The Impact of Video Games


Photo by Ford Hester

 Five out of 10 boys at Broughton play some form of video games for over one hour each night.

   When female students were asked the same question, three out of 10 said they played some form of video games every evening along with their homework.

   These statistics beg the question, how do video games affect the modern student?

  The modern student is said to be more inventive and adaptive, but over time it is thought to have lost an initial sense of communication and self-interest.

  Could this be attested to by the influx of video gaming by the modern teen?

  The self-competence score of teens that prefer playing violent video games has lowered in many important areas, including academic, interpersonal and behavioral skills, according to the Developmental Psychology Department at Vanderbilt University.

   The majority of teens’  creativity has skyrocketed during the same time period.

  Technology is still widening the age gap among the baby boomers, Generation X and the Millennials.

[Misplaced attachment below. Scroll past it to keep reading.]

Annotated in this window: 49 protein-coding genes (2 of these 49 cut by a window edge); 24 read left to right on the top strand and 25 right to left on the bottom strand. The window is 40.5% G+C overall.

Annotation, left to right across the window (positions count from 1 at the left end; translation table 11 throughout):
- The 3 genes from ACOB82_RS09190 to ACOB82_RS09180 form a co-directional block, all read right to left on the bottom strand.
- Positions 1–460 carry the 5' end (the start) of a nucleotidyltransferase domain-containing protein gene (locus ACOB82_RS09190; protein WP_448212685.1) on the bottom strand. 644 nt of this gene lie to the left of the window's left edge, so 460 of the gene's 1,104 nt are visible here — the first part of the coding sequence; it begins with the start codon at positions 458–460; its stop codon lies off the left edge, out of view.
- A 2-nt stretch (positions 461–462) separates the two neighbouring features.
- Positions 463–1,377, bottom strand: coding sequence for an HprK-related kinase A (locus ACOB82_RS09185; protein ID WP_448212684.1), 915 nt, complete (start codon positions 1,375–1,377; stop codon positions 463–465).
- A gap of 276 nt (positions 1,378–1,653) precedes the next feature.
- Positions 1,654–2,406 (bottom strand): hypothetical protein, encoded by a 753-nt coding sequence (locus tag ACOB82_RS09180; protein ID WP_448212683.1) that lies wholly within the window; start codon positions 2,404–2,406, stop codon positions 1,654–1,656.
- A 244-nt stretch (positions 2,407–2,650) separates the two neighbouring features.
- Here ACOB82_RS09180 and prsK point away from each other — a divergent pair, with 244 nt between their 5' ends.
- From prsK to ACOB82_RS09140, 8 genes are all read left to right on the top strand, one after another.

Some 8.5 percent of American youths are addicted to video games, according to the Vanderbilt study,  which is tied to loss of interest in school in some cases. The modern student has changed over the last 50 years with the growth of common technology that is both a distraction and a creativity builder.

  Also, the modern teenager is heavily affected by video games in the way that they promote negative exercise patterns. Video games cause teens to become less inclined to go outside and enjoy being active.

   Because of this, obesity is becoming a more prominent issue that will affect the American society as Millennials become the older generation.

  The video game that has since become popularized this summer would attest to the opposite of this apparent “truth.” “Pokemon GO” is a new video game that takes the old, fun style of the video game that many students at Broughton once loved, Pokemon, to new heights with exercise and mental stimulation. The idea behind the new game is to force the player to walk to different places in their general vicinity to find both rare and common Pokemon.

  This new game has brought in the new strange occurrence of people walking around, glued to their phones, searching for mythical creatures in a video game.

   Overall, this new version of a familiar game has depleted the growing obesity corresponding with video games theory, it opened new questions of the implications of virtual reality.

  The impending question is how does Broughton view this new game, will it become a part of the new high school identity or has it already been lost in summer memories?